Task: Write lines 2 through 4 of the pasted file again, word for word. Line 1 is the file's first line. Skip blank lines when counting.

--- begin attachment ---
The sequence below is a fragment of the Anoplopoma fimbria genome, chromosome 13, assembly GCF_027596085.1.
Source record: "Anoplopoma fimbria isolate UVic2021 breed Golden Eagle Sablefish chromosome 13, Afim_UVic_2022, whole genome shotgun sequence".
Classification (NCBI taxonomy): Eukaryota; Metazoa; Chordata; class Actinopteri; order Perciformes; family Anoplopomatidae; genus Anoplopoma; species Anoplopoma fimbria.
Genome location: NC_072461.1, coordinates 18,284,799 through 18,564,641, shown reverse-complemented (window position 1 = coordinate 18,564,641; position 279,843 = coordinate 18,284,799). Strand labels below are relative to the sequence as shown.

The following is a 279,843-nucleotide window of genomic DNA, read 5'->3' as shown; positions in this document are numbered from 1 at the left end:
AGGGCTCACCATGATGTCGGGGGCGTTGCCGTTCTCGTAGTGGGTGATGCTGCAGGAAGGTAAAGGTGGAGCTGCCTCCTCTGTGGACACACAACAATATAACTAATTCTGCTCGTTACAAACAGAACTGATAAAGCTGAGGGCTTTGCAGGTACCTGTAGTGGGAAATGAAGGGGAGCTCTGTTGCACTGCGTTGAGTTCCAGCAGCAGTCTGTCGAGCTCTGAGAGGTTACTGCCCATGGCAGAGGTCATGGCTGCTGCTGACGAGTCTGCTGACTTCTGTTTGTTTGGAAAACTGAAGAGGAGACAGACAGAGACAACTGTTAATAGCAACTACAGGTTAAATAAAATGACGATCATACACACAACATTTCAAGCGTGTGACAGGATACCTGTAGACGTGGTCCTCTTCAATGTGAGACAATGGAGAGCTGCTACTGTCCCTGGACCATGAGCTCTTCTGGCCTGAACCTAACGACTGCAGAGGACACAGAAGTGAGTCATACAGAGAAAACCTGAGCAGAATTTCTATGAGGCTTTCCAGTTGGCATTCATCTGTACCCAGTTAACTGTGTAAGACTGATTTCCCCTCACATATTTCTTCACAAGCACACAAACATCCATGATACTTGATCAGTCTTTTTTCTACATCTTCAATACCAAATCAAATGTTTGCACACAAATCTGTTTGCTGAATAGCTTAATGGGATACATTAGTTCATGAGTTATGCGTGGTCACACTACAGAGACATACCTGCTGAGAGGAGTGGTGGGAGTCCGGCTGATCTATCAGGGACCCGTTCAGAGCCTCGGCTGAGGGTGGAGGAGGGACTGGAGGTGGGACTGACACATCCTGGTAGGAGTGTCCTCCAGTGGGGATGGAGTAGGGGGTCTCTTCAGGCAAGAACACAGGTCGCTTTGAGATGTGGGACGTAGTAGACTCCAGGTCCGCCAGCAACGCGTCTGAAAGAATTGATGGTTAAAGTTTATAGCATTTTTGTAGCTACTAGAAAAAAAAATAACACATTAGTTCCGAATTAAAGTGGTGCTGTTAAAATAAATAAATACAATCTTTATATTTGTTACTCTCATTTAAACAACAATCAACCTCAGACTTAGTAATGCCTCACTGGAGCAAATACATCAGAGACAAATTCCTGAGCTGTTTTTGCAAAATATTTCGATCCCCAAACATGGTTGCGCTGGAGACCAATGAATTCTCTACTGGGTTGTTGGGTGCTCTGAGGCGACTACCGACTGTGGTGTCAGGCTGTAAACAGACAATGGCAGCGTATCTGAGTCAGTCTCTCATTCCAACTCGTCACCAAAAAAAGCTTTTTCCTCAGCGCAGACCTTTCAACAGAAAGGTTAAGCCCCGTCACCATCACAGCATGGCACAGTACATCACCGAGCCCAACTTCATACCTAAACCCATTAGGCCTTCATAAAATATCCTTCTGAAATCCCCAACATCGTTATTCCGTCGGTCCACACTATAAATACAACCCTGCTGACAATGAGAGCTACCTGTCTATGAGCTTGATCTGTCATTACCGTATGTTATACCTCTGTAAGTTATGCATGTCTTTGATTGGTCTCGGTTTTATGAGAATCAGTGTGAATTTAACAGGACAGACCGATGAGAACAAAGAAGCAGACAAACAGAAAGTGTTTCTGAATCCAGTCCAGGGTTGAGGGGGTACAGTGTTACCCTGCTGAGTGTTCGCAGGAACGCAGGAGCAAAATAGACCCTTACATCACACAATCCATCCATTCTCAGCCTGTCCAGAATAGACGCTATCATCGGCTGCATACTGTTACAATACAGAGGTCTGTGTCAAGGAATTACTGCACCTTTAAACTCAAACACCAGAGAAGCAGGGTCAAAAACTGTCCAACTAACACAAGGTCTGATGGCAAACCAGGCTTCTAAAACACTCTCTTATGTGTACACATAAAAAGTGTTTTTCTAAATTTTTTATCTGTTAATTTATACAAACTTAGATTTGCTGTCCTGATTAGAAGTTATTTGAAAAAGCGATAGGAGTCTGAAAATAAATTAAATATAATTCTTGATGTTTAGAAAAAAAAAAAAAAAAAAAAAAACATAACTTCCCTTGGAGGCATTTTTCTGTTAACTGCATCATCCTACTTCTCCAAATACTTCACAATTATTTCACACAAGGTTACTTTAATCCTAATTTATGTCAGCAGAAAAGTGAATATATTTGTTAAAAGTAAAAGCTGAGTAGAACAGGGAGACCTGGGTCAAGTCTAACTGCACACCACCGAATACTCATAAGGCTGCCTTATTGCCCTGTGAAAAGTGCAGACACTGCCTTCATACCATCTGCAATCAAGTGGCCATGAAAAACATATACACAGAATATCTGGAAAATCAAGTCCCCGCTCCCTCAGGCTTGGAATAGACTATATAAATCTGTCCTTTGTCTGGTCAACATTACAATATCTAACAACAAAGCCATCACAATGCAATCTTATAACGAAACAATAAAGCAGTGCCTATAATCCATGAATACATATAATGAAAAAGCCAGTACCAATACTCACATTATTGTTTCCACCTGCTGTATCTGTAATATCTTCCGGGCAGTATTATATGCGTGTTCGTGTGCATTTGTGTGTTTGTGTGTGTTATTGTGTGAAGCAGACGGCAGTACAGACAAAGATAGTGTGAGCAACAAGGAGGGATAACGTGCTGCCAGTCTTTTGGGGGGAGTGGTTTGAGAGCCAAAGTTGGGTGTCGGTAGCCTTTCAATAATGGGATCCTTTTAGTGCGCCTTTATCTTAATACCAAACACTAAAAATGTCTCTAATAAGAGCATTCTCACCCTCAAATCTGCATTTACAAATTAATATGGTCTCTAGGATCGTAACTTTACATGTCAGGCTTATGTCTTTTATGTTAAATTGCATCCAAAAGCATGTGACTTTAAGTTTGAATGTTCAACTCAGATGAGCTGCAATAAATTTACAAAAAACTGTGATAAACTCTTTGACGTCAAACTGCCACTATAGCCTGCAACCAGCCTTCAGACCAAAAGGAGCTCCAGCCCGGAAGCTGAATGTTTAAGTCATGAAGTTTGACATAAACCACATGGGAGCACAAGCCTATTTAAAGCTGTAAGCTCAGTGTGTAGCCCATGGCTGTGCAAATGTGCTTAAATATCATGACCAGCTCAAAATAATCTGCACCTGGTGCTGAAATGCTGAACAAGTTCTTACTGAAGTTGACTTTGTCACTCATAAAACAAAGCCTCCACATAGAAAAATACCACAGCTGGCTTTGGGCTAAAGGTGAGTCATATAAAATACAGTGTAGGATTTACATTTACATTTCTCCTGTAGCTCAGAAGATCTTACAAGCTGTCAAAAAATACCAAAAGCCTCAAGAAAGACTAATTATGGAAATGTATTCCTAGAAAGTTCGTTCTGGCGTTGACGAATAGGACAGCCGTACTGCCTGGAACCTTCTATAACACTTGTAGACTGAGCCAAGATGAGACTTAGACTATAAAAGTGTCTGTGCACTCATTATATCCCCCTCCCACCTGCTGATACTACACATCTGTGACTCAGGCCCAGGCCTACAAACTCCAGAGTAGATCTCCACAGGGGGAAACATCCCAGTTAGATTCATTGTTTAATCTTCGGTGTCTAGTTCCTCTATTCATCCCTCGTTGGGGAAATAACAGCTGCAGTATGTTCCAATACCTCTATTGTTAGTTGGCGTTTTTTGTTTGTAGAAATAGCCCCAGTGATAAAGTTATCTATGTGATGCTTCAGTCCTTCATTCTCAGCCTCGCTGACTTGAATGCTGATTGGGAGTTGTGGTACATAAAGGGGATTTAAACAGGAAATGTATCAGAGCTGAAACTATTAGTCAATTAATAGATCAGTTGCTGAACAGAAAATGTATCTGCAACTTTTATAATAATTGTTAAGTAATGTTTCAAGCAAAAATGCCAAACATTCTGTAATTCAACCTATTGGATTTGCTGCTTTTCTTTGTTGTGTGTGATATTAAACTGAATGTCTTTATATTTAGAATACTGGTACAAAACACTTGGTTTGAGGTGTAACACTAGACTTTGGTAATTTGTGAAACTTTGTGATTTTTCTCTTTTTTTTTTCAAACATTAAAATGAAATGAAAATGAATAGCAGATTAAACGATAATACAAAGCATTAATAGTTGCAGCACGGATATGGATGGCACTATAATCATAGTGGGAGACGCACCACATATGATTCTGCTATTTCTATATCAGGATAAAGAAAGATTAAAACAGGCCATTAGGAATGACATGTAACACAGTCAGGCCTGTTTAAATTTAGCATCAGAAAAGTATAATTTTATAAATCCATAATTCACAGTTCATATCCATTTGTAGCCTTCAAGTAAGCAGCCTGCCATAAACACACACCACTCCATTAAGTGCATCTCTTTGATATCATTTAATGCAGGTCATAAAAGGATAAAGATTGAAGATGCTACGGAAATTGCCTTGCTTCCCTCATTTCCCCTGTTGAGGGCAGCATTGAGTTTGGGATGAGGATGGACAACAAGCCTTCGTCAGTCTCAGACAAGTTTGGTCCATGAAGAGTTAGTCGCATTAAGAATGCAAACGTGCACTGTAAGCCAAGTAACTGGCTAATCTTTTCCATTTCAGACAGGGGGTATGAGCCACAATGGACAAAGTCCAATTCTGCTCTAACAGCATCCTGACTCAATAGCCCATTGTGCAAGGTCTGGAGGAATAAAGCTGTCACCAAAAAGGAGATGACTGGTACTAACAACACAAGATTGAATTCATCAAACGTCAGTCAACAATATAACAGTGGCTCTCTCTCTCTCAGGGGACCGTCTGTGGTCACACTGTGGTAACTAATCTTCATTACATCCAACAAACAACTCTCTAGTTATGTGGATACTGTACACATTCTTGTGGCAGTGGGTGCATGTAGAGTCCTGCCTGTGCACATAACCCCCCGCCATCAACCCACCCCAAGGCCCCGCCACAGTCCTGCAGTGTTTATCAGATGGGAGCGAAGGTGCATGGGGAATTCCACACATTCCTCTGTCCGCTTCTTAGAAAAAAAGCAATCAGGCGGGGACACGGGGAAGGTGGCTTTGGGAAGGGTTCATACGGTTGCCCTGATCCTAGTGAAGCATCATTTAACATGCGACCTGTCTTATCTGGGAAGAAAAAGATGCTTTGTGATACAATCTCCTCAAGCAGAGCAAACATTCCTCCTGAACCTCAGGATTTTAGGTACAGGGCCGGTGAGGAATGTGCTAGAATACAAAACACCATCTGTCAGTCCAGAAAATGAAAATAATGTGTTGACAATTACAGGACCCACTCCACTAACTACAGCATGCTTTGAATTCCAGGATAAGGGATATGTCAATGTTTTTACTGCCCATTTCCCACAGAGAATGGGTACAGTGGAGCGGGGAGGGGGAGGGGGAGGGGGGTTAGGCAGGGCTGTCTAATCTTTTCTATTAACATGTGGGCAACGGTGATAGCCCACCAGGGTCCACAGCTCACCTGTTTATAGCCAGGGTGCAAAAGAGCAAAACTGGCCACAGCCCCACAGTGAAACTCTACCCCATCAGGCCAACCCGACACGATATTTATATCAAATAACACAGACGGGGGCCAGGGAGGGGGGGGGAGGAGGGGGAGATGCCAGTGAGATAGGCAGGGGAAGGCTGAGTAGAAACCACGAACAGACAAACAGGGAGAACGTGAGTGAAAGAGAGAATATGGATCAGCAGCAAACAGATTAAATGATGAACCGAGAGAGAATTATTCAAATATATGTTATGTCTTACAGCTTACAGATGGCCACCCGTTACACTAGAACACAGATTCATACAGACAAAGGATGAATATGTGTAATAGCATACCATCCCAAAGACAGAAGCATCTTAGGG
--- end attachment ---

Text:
Source record: "Anoplopoma fimbria isolate UVic2021 breed Golden Eagle Sablefish chromosome 13, Afim_UVic_2022, whole genome shotgun sequence".
Classification (NCBI taxonomy): Eukaryota; Metazoa; Chordata; class Actinopteri; order Perciformes; family Anoplopomatidae; genus Anoplopoma; species Anoplopoma fimbria.
Genome location: NC_072461.1, coordinates 18,284,799 through 18,564,641, shown reverse-complemented (window position 1 = coordinate 18,564,641; position 279,843 = coordinate 18,284,799). Strand labels below are relative to the sequence as shown.